1. The fact that we even have to have a debate over whether residential development should be allowed in Midtown, where new residents will have perhaps a smaller impact on transportation infrastucture than anywhere else in the country (they can either walk to work or do a reverse train commute), is pretty pathetic.
2. The plan for San Jose’s Diridion Station is is so loaded down with boondoggles and bad ideas that it’s hard to keep track of them all. As if a stadium and HSR station weren’t bad enough it’s also getting a neo-Euclidean zoning plan (business and R&D park to the north, entertainment, retail, and office space by the station, and residential and retail to the south), “adequate parking,” and what looks to me like probably too much parkland. One panelist from the Greenbelt Alliance said it was necessary for the plan to include “parks, trails and public plazas.” But given that it looks like we’re only really talking about an area that’s a dozen or two blocks in size, is all that really necessary?
3. Second Avenue Subway on Bloomberg’s transit failures. Looks like my bike lane rabble-rousing is spreading…
4. More union shenanigans: Unsuck DC Metro uncovers with a FOIA request $2.4 million paid out in the last five years “in grievance back pay for work never done.” Some of it is paid out in petty seniority squabbles, some in more reprehensible cases, including to people who have literally killed, assaulted, and stolen on the job. Also, if you’re interested in how exactly unions suck the lifeblood out of American mass transit, Unsuck’s three–part series on the DC Metro’s escalator problems is an excellent case study.
5. Highway interchange transit-oriented development. Not a joke. Courtesy of the Overhead Wire.
Anonymous saysApril 29, 2011 at 5:55 pm
There are definitely plenty of things not to like about the San Jose plan, but to be fair, all of the parkland is already there and developed as parkland. The plan isn’t adding any new parks.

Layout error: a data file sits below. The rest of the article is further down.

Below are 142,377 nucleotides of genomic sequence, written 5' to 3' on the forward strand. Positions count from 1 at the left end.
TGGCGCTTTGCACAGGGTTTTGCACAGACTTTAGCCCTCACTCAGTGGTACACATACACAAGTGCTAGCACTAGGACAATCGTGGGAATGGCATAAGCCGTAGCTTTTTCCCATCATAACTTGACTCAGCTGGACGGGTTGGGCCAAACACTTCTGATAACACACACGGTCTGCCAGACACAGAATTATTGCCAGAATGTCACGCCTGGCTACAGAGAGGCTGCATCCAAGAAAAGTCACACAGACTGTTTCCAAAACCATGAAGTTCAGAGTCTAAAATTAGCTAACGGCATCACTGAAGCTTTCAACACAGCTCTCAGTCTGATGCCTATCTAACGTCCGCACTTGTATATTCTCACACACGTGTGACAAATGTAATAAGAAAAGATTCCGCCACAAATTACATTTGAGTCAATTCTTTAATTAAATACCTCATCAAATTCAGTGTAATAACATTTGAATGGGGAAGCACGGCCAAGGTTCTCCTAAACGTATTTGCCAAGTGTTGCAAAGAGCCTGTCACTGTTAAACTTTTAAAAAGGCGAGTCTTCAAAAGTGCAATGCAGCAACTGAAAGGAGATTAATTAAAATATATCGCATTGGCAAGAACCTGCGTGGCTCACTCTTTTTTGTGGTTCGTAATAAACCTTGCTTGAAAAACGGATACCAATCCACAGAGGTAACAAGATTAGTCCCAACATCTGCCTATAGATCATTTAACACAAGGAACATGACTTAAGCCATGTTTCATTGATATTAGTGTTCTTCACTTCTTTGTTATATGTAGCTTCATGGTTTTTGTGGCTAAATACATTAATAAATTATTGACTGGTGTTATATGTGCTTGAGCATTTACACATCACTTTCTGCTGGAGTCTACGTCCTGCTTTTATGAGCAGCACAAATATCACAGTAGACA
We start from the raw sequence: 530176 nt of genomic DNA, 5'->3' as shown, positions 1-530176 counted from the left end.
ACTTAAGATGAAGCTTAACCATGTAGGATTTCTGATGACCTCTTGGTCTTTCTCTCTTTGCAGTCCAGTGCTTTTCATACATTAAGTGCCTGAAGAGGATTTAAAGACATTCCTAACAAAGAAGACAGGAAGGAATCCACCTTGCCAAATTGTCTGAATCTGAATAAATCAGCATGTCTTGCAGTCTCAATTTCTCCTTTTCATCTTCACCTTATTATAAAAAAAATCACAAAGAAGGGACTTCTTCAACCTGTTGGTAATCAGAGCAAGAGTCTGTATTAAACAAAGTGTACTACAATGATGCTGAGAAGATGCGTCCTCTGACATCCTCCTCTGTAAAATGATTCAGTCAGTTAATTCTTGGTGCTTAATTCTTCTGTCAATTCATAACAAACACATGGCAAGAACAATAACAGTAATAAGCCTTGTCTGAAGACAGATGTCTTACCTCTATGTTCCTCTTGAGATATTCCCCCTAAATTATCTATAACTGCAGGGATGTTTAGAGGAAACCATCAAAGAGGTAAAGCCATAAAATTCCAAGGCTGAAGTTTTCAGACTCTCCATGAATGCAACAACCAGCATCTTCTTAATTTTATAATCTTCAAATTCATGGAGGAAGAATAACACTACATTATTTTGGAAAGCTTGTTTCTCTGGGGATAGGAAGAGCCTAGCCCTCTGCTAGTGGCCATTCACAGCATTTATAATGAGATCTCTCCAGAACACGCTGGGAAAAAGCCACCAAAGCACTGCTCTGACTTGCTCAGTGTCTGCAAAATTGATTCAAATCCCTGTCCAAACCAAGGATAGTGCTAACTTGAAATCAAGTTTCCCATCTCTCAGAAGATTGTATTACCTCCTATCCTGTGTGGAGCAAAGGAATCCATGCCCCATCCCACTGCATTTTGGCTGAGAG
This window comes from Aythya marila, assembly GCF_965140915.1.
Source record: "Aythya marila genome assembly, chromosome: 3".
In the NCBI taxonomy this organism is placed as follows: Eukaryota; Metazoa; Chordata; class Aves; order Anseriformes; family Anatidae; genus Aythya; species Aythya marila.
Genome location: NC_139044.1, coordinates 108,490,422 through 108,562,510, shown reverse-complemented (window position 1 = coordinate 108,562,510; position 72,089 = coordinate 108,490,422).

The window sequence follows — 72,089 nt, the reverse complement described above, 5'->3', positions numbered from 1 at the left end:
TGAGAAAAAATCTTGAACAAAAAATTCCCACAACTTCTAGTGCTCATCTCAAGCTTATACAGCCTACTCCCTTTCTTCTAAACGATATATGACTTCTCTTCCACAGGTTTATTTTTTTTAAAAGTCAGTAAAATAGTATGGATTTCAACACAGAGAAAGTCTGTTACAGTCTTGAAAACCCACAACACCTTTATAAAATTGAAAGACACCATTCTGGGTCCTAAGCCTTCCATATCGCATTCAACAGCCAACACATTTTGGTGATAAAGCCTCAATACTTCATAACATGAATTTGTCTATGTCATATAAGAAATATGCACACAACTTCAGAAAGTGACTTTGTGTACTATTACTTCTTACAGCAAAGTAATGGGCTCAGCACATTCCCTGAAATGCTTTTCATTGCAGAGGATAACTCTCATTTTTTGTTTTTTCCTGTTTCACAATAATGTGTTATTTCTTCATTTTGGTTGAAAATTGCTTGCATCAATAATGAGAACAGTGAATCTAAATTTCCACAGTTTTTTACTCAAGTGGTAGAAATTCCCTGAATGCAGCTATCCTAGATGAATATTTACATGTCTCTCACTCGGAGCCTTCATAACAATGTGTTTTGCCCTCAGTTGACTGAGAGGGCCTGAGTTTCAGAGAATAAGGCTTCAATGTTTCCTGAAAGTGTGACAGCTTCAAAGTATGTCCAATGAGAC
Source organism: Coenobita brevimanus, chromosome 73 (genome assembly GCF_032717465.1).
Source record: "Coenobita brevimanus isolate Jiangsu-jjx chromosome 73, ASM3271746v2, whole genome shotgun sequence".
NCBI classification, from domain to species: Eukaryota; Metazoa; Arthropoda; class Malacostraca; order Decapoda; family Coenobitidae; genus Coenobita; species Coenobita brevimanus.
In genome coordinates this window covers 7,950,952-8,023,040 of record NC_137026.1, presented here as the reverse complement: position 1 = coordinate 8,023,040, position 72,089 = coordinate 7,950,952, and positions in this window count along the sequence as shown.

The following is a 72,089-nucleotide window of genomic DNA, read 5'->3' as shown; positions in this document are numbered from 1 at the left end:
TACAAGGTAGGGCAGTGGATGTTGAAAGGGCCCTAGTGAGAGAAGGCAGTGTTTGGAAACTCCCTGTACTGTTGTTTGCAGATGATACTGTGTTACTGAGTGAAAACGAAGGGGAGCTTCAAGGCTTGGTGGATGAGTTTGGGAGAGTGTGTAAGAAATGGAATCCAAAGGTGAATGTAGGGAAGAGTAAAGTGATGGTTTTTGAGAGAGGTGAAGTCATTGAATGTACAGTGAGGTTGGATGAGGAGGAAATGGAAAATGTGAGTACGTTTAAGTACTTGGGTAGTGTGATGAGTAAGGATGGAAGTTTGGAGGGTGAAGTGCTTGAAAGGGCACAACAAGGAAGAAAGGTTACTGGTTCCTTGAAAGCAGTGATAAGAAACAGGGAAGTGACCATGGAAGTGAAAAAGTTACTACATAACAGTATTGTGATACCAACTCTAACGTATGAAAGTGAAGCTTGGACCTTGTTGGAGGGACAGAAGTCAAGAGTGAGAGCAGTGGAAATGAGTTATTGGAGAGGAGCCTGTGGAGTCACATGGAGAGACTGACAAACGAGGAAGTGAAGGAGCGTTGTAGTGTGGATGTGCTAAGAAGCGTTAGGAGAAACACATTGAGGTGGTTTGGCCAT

David Sucher saysApril 29, 2011 at 7:49 pm
Why not Highway Interchange Transit Oriented Development ?
Makes sense to me.
Not exactly the same but consider what can be done and what can evolve
Anonymous saysApril 30, 2011 at 10:51 pm
Well, that’s not an interchange. An interchange is two or more highways. Your example is a highway which is out of place, in the middle of a city. By burying it and hiding it, you can restore the city. But there’s no benefit to the development to be above the highway– rather the opposite.
I’m trying to think of how this could work, and I’m coming up short. I can imagine a layout where there’s a bus station in the middle of the freeway, so the buses don’t have to pull off and on (which would not work well in traffic). But an actual neighborhood around it? The air quality is probably terrible, and the noise, and the highways (and the traffic getting to the highways) would effectively make any mode other than driving pretty unpleasant.
Maybe if the highways were underground, at staggering expense– but at that point why not just have a rail line and be done with it?
David Sucher saysMay 1, 2011 at 12:52 am
I agree, and as I said, what was done in Columbus is not the same as in the study.
The parallel is that there are attempts to use what is otherwise a dead zone immediately adjacent to a freeway.
So in the Columbus example there is advantage to development above the freeway and that is to the adjacent properties which are otherwise in that dead zone.
Columbus is a good experiment and I’d like to know what has been happening there.